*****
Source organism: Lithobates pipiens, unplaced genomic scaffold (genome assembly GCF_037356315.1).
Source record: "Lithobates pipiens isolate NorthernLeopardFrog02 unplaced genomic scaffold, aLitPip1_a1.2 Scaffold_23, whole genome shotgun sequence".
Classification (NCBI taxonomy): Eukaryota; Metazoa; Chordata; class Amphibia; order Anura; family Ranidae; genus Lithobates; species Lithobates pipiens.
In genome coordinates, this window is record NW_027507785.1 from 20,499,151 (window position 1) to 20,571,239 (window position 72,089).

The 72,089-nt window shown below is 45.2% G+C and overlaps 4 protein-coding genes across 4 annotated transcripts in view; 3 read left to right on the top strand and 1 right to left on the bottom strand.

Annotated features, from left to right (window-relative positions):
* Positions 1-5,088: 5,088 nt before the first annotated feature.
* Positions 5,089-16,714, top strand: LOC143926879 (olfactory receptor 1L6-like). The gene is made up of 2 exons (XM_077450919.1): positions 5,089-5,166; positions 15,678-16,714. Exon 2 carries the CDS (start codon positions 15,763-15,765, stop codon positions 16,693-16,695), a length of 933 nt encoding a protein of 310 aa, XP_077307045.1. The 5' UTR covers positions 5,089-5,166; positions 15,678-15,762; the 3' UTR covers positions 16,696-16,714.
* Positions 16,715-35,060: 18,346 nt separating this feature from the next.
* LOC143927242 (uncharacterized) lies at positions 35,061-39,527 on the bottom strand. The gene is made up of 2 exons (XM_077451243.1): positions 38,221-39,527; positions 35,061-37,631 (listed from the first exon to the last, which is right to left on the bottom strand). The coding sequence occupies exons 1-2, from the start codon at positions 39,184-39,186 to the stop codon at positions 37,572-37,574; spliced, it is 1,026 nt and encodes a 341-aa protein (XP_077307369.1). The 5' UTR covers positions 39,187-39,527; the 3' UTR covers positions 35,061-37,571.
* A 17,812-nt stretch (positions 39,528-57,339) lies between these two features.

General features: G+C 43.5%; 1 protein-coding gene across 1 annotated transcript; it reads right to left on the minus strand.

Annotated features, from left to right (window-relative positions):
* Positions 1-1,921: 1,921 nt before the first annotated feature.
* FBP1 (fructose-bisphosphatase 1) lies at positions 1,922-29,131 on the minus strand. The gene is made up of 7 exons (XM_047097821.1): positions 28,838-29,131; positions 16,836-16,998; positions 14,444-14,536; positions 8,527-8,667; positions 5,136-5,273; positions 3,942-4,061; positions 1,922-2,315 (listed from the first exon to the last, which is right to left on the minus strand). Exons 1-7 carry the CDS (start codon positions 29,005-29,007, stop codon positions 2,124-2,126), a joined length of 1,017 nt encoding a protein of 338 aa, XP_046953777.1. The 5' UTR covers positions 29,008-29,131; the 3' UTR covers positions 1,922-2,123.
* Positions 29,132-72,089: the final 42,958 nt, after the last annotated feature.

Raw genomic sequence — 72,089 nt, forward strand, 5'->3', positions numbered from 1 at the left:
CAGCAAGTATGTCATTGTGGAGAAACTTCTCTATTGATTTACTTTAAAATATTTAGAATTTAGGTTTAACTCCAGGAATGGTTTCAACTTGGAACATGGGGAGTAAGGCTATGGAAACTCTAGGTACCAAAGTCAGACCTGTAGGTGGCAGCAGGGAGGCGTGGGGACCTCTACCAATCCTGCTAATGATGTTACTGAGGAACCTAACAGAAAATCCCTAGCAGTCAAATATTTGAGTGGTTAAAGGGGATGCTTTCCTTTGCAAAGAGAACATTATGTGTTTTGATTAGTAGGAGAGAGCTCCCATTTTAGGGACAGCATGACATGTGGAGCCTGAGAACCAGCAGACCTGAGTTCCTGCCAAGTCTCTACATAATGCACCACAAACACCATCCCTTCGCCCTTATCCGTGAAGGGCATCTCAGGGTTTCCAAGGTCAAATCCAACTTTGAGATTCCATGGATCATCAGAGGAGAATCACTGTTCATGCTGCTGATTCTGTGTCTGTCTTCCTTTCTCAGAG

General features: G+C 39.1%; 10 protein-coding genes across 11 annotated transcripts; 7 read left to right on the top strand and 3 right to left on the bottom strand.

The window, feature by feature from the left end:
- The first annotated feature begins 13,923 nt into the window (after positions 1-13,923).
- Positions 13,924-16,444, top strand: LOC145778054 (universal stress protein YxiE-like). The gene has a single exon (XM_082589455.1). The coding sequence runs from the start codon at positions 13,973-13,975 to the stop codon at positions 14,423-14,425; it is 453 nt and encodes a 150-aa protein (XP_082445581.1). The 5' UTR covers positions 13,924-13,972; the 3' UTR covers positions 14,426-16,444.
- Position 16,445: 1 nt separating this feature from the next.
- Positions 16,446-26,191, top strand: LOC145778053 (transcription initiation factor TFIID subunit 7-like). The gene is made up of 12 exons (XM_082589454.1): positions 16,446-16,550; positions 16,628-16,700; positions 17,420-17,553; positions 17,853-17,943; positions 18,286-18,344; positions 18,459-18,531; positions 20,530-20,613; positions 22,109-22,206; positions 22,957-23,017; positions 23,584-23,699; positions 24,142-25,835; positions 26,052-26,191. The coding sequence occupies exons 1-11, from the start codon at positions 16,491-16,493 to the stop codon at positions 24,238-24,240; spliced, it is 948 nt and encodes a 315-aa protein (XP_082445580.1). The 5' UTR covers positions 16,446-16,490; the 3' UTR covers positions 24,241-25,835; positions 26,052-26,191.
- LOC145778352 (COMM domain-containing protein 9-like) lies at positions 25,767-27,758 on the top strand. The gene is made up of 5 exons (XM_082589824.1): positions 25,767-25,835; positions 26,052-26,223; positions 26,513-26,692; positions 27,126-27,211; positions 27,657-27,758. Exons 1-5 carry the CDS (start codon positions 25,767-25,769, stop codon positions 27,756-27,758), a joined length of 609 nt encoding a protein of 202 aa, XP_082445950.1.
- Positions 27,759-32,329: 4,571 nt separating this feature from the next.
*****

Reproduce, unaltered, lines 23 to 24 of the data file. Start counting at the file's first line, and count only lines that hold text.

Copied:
- Position 16,445: 1 nt separating this feature from the next.
- Positions 16,446-26,191, top strand: LOC145778053 (transcription initiation factor TFIID subunit 7-like). The gene is made up of 12 exons (XM_082589454.1): positions 16,446-16,550; positions 16,628-16,700; positions 17,420-17,553; positions 17,853-17,943; positions 18,286-18,344; positions 18,459-18,531; positions 20,530-20,613; positions 22,109-22,206; positions 22,957-23,017; positions 23,584-23,699; positions 24,142-25,835; positions 26,052-26,191. The coding sequence occupies exons 1-11, from the start codon at positions 16,491-16,493 to the stop codon at positions 24,238-24,240; spliced, it is 948 nt and encodes a 315-aa protein (XP_082445580.1). The 5' UTR covers positions 16,446-16,490; the 3' UTR covers positions 24,241-25,835; positions 26,052-26,191.